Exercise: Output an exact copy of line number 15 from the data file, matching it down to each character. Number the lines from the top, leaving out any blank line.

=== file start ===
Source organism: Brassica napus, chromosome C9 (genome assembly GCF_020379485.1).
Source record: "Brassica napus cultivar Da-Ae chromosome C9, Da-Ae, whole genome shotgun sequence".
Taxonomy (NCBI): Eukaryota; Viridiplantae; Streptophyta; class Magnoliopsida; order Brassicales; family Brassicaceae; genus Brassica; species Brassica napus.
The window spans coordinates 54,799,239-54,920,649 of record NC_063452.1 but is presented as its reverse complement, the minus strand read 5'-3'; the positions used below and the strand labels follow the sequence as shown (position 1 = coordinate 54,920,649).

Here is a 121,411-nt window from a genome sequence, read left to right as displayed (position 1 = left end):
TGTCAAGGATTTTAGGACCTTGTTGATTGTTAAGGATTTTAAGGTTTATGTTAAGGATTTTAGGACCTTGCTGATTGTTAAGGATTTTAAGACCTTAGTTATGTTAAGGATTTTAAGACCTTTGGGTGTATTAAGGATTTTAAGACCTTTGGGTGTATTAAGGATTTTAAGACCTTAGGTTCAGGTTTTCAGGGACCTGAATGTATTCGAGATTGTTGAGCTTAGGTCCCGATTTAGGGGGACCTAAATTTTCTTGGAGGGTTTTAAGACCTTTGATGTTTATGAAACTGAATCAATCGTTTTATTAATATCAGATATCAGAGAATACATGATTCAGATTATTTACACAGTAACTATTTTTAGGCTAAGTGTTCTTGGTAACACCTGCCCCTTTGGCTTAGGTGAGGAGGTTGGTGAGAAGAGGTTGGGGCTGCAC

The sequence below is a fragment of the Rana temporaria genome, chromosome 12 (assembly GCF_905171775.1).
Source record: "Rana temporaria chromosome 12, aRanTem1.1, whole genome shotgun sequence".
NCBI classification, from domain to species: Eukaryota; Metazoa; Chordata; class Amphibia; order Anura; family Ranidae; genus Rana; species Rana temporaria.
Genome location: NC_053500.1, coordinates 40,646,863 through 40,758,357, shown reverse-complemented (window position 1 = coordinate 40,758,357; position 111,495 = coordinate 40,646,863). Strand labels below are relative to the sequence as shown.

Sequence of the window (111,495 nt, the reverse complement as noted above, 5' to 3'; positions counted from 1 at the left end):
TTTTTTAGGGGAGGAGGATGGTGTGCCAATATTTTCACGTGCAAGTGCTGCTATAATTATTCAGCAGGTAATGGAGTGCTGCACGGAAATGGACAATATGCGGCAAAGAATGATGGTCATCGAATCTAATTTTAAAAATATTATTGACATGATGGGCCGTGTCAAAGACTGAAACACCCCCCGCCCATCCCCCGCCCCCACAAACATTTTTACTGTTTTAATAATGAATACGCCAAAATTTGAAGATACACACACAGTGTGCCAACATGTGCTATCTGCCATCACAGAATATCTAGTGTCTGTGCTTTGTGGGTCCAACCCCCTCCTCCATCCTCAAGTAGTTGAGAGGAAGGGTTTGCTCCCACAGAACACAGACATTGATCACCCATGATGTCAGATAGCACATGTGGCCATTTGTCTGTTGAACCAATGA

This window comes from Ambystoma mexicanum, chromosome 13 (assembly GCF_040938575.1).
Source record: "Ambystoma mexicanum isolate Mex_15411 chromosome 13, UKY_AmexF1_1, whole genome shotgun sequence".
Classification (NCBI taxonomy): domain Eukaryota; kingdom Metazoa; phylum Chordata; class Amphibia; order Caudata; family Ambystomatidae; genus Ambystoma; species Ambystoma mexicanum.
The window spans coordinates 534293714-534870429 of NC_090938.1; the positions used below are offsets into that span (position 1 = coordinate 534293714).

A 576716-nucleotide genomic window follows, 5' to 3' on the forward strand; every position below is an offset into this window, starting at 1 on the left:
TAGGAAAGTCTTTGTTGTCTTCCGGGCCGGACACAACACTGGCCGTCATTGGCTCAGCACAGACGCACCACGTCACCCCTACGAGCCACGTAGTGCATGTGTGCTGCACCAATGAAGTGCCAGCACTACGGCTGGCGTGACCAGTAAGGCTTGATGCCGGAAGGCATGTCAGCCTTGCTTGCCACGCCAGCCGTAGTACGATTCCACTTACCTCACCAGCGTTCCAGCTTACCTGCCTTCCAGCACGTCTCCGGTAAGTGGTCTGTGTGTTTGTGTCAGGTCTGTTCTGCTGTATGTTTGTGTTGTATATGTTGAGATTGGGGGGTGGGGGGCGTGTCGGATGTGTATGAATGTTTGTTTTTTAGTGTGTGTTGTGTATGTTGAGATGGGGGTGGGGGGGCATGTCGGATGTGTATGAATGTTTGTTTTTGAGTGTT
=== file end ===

Classification (NCBI taxonomy): domain Eukaryota; kingdom Metazoa; phylum Chordata; class Amphibia; order Caudata; family Ambystomatidae; genus Ambystoma; species Ambystoma mexicanum.